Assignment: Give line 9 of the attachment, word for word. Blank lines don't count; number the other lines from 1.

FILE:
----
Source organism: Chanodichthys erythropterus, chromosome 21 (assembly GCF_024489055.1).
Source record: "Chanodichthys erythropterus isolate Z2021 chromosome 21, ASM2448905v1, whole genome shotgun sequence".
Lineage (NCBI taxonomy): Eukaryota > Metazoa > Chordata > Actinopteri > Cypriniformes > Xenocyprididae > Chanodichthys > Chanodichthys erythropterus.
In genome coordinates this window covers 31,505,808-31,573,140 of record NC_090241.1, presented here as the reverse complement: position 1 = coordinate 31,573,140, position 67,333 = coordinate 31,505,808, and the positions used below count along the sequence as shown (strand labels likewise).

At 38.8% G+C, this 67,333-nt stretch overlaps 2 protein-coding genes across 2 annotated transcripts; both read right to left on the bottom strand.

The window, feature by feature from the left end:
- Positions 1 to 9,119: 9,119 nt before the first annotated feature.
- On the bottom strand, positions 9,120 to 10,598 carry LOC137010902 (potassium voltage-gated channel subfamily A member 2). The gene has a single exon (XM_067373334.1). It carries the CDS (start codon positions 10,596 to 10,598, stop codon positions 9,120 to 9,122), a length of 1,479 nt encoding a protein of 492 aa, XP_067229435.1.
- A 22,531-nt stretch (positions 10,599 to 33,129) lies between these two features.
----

- A 22,531-nt stretch (positions 10,599 to 33,129) lies between these two features.